Beginner’s guide to working with APIs


When you type an address or submit data via a browser window, you’re making a server request via the user interface. This methodology has a parallel in the programming world known as the API — or Application Programming Interface.

Instead of sending a request and receiving data via HTML and having the results displayed as a web page, though, programs using APIs send the request and receive the result in a format like JSON (JavaScript Object Notation) or XML (EXtensible Markup Language), which can then be used directly inside of other programs.

Here’s a simple example: finding the location of a user based on their IP (Internet Protocol) address. Let’s pretend I’m in Arizona and I visit your site. You want to display a message to me that’s specific to my geographic location. You can use the API of the Free Geo IP service:

If you just paste that request in your browser, you’ll see the response, in JSON:

{"ip":"","country_code":"US","country_name":"United States","region_code":"AZ","region_name":"Arizona","city":"Scottsdale","zip_code":"85260","time_zone":"America/Phoenix","latitude":33.6119,"longitude":-111.8906,"metro_code":753}

cURL request in PHP

But what if you wish to do that programmatically? PHP offers a method called cURL that’s common to virtually any server installation. Basically, cURL makes the request and then provides a response that you can then work within your code.

In the example above, a cURL request in PHP might look like this:

$apiurl = '' . $_SERVER["REMOTE_ADDR"];

$ch = curl_init();
curl_setopt($ch, CURLOPT_URL, $apiurl);
curl_setopt($ch, CURLOPT_HEADER, false);
curl_setopt($ch, CURLOPT_RETURNTRANSFER, true);
curl_setopt($ch, CURLOPT_BINARYTRANSFER, true);
curl_setopt($ch, CURLOPT_CONNECTTIMEOUT, 5);
$response = curl_exec($ch);

$data = json_decode($response);

echo “Our visitor is from “.$data->city;

You can call external APIs from many popular systems, including WordPress.

WordPress methods for retrieving data from APIs are available via wp_remote_get and wp_remote_post.

If you put that PHP code from above directly in your WordPress page template, it will run without any edits. However, I’d advise against writing your code this way.

Working with external APIs in WordPress

WordPress, as usual, has provided us with a much safer, cleaner and easier method for working with external APIs.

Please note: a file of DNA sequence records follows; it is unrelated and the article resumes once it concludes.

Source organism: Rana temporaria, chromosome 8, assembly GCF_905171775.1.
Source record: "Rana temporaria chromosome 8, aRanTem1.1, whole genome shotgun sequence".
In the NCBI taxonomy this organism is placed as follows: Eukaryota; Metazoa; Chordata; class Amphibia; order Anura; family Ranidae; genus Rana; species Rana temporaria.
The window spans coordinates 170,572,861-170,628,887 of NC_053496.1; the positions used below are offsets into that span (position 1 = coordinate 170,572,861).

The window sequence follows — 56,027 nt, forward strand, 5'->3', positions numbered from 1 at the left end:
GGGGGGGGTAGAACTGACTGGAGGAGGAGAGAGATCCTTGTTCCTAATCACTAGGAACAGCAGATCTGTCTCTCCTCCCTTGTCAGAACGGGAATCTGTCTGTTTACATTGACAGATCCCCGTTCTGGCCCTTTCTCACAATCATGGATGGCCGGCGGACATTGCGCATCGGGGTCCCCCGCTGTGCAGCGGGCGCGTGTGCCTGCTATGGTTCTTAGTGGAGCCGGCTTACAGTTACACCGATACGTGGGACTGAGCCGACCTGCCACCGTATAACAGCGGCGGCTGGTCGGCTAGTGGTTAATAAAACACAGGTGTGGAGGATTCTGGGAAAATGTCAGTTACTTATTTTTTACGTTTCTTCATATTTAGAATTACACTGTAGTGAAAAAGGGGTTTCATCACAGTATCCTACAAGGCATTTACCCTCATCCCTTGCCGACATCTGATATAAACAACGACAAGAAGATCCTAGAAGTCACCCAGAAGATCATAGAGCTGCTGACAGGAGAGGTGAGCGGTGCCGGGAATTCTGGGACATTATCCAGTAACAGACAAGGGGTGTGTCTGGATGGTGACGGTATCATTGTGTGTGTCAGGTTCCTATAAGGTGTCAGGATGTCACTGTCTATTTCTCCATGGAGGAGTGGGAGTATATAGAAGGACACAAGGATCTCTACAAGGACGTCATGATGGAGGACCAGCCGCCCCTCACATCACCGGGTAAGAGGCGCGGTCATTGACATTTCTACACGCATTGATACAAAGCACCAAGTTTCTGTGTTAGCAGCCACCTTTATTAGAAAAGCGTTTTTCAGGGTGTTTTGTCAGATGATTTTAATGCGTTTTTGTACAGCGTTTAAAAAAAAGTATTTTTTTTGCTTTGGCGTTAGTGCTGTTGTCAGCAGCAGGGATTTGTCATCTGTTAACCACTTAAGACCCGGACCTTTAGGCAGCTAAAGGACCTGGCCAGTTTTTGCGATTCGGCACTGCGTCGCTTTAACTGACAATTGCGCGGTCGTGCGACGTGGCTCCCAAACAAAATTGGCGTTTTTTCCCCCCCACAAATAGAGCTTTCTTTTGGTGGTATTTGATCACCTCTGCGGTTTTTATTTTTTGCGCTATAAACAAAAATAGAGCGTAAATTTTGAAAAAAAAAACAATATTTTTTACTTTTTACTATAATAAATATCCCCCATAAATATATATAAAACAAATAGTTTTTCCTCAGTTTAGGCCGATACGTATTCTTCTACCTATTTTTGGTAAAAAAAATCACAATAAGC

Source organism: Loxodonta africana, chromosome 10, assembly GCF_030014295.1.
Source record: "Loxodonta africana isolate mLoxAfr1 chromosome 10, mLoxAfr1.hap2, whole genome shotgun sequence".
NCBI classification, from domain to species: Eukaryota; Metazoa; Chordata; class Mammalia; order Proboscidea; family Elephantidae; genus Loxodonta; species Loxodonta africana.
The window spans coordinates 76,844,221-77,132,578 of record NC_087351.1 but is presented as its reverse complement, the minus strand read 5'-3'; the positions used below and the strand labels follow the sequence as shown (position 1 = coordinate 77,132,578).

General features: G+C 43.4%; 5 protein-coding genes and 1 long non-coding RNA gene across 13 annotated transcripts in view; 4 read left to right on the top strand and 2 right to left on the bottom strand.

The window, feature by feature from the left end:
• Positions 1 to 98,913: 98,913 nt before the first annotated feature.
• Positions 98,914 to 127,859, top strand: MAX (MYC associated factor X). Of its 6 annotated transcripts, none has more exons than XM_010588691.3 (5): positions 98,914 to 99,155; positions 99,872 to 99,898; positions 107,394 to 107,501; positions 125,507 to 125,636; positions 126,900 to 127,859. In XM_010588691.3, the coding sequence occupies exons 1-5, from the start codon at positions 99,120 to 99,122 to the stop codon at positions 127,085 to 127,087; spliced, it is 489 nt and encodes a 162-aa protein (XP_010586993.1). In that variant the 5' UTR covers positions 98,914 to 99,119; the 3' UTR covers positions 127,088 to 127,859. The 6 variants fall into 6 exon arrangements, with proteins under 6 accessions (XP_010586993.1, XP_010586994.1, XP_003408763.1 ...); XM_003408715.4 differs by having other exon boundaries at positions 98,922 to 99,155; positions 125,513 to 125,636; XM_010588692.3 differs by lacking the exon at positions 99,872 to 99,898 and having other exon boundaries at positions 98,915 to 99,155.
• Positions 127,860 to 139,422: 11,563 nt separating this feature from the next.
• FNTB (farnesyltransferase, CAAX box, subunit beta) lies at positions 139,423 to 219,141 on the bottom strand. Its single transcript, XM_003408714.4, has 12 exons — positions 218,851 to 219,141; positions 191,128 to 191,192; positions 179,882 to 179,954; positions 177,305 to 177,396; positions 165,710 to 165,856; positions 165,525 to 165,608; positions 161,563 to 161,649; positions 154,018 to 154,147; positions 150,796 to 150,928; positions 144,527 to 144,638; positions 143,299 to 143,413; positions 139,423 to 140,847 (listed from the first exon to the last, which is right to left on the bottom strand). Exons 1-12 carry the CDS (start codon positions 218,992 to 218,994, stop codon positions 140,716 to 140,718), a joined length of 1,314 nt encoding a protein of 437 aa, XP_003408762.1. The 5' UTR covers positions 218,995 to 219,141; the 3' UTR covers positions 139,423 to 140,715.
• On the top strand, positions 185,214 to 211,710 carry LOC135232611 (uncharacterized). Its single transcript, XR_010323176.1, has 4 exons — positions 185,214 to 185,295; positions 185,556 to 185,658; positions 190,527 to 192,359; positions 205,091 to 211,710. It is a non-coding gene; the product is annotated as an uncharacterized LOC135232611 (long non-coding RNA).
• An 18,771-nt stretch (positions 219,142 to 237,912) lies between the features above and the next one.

• wp_remote_get — Utilize a GET method to retrieve data via an API or web service.
    • wp_remote_post and wp_safe_remote_post — Utilize a POST method to retrieve data via an API or web service. The second safe method ensures that data is securely passed between servers.


Our code above is simplified:

$apiurl = '' . $_SERVER["REMOTE_ADDR"];
$response = wp_remote_get ($apiurl);
$data = json_decode($response['body']);
echo "Our visitor is from ".$data->city;

This method has an added feature of enabling us to view and program the response headers. That can come in very handy when troubleshooting problematic or blank responses from APIs.

Applying specific arguments

Of course, there are specific arguments that you can apply to your request as needed for dealing with the specifics of calling external APIs:

$args = array(
'timeout' => 5,
'redirection' => 5,
'httpversion' => '1.0',
'user-agent' => 'WordPress/' . $wp_version . '; ' . get_bloginfo( 'url' ),
'blocking' => true,
'headers' => array(),
'cookies' => array(),
'body' => null,
'compress' => false,
'decompress' => true,
'sslverify' => true,
'stream' => false,
'filename' => null

$response = wp_remote_get( $url, $args );

Tips on working responsibly with APIs

While many services on the Internet have APIs, you can run into problems if your code isn’t well-written and instead aggressively accesses their servers! Great APIs will typically have authentication, security, throttling (applying a maximum number of requests per time period), and caching. You should be a responsible API consumer and always look for opportunities to enhance your code.

In the example above, I might want to save that IP address and the results on my server for a few days. This way, each time the visitor opens a new page in their session, I don’t keep requesting the same data over and over from Free Geo IP (which has a 10,000 request per day threshold on its API). Instead, I can request the data once and then store it for a period of time. Each time the visitor returns, I can check to see if I have their IP address information, use it, and forego requesting the same IP address again from the Free Geo IP service.

In the TweetThis Shortcode plugin, we save the shortened URL as a post variable so that we don’t have to submit it over and over with each visitor on the site.

If you’d like to research APIs that you might be able to utilize, visit ProgrammableWeb, a site dedicated to documenting and researching APIs. They’ve got a database of over 14,000 APIs. Happy coding!

Image by: marthax via Compfight cc

Douglas Karr
Douglas is a marketing technology expert, working with key industry players, corporations and startups for over a decade. As the CEO of his consultancy, DK New Media, he consults and develops strategies for assisting marketing technology companies gain market share as well as enterprise corporations with vendor selection. He advises investors and venture capital firms. He's also been integrating, developing, and optimizing WordPress since version 1.5 when he founded his Marketing Technology blog.